Island Guide


A wise man named Tasneem Hameed once said, "Learn character from trees, value from roots and change from leaves." Indeed, there is a world of wisdom you can gain from simply studying a tree.

If you're a nature lover who's looking to expand your knowledge, head over to Sentosa. The island is home to 26 of Singapore's heritage trees. 

Since 2001, more than 200 trees around Singapore have been accorded heritage tree status by National Parks Board.

The Heritage Tree Scheme, which is open to the public, advocates the conservation of mature trees.

To qualify for the status, a tree's girth (trunk circumference) must measure more than 5m. It is also judged on its botanical, historical, social and aesthetic values.

Below are just five that you can have fun looking for – we’ve dropped clues on their whereabouts! – on your next visit.


Do note that all guests must wear masks, check in and out via SafeEntry and have your temperature screened before entering the attractions and restaurants. There are plenty of signs and floor markers to guide you along. Find out more about our safe measurement measures here.

Angsana (Pterocarpus Indicus)

A stunning seaside tree that is native to the Indochina region, the Angsana is the largest in Singapore and is believed to have existed for more than 100 years. As it can grow up to 40m in height, it was widely planted as a shade tree between the 1960s and 1970s.

What’s unique about the Angsana is its bark. The combination of its rose-like scent and lovely colour – varying from light yellow to golden or reddish-brown – makes it one of the best woods for making furniture, particularly in Malaysia.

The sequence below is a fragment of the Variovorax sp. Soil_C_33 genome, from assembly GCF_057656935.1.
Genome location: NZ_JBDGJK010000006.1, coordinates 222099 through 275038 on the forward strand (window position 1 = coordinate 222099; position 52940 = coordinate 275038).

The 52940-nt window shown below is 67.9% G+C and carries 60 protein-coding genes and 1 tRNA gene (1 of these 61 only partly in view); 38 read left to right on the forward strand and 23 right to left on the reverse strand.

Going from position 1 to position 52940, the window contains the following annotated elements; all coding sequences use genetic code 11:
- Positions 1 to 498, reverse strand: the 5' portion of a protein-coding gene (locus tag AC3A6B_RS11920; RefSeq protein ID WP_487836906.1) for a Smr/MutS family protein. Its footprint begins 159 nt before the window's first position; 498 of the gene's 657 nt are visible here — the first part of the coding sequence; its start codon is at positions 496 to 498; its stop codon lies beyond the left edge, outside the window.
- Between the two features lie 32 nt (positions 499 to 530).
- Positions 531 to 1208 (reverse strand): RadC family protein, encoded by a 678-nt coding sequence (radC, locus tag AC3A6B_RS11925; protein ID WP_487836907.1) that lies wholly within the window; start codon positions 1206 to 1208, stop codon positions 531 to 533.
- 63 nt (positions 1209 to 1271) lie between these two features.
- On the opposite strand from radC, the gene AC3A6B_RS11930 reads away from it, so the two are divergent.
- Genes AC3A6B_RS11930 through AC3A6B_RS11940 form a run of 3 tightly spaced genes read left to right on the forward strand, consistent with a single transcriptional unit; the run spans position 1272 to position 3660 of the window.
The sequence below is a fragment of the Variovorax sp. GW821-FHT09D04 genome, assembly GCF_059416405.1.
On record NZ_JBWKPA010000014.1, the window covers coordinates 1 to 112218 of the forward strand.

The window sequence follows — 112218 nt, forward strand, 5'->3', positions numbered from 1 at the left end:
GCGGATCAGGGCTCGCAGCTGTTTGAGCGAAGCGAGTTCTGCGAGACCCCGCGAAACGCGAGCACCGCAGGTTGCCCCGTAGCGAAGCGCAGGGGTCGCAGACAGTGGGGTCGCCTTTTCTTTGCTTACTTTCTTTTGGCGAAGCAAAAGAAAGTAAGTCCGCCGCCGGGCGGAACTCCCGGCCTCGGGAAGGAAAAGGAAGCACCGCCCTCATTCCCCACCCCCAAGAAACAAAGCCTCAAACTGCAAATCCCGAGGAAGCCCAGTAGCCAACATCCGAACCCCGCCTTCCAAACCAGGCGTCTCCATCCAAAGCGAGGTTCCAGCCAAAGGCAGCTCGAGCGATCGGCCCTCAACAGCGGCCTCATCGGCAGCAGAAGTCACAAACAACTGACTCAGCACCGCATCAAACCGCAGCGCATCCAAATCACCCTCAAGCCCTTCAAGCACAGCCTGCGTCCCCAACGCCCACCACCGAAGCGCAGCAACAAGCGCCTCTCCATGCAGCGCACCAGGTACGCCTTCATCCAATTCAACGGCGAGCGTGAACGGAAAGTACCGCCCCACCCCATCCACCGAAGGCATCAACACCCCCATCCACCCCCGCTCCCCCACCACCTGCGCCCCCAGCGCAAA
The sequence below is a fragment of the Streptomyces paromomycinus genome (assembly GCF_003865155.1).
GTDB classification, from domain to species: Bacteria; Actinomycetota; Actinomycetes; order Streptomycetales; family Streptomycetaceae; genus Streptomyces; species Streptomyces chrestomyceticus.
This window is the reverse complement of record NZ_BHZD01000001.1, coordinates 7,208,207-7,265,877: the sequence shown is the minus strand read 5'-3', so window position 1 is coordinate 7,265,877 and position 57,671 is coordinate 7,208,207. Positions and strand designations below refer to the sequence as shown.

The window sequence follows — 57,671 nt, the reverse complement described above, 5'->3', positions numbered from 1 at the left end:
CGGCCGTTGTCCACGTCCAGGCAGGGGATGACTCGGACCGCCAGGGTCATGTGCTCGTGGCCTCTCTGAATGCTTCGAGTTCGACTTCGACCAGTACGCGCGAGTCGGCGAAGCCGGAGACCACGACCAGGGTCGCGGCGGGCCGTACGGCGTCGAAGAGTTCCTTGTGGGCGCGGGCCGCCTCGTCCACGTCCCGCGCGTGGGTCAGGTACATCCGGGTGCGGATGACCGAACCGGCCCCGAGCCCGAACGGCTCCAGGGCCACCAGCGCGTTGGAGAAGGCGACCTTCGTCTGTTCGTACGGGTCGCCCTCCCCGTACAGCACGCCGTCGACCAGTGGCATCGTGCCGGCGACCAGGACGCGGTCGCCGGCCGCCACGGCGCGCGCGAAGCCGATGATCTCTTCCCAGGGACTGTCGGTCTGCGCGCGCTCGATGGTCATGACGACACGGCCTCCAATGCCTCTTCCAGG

Location: At the entrance of Shangri-La’s Rasa Sentosa Resort & Spa




Broad-leafed Mahogany (Swietenia Macrophylla)

A native of tropical Central and South America, the Broad-leafed Mahogany was estimated to be 70-years-old when it was endorsed as a heritage tree in 2003. In 1876, it made its way from Mexico and Brazil to Singapore where it was planted as a decorative shade tree.

Its flat-winged seeds – resembling a helicopter’s rotor blades when they twirl to the ground upon being released by the tree’s woody fruit capsules – are used to treat diabetes and high blood pressure.

Location: Opposite Madame Tussauds on the Imbiah Lookout grounds


Common Pulai (Alstonia Angustiloba)

Sometimes seen in secondary forests, the Common Pulai is a mid-canopy tree that’s native to Singapore. Self-sown and exuding latex, it can grow up to 40m tall and has a lovely pagoda-shaped crown consisting of simple leaves that are arranged in whorls.

The next time you smell something lovely in the air during your nature walk, keep a lookout for the Common Pulai. It produces creamy, fragrant flowers that add nice pops of white in the forest's lush greenery.

Location: Behind Imbiah Lookout Cable Car Station


Sea Apple

Over 60-years-old, the Sea Apple is a coastal tree that can grow to a towering 30m in height. In Singapore, most of the flower and fruit between March and May. Their fruits are sought after and consumed by bats which then help disperse the seeds.

Because the Sea Apple does not burn easily, it was first adopted on our local shores in the early 1900s as a wayside tree that was planted as a firebreak. This was during a time when highly-flammable lalang wastelands were bordering our roads.

Location: Next to the casemates at Fort Siloso


White Gutta (Palaquium Obovatum)

Found naturally in Singapore's secondary jungles, the White Gutta is also named Palaquium after a Philippines-based plant called Palak-Palak and Obovatum in reference to its obovate-shaped leaf.

This tree produces latex, which was used to produce rubber back in the 19th and early 20th century. Fast forward to modern times, the White Gutta's latex products are still being used by dentists for teeth fillings.

Location: Next to the Skyline Luge Sentosa entrance


By Arman Shah

Arman Shah is a former travel writer with fond memories of solo adventures in Southeast Asia. His work has appeared in print and online in publications such as Expat Living Singapore,, SG Magazine, and among others. He now manages The Everyday People, a website featuring people stories and lifestyle content.

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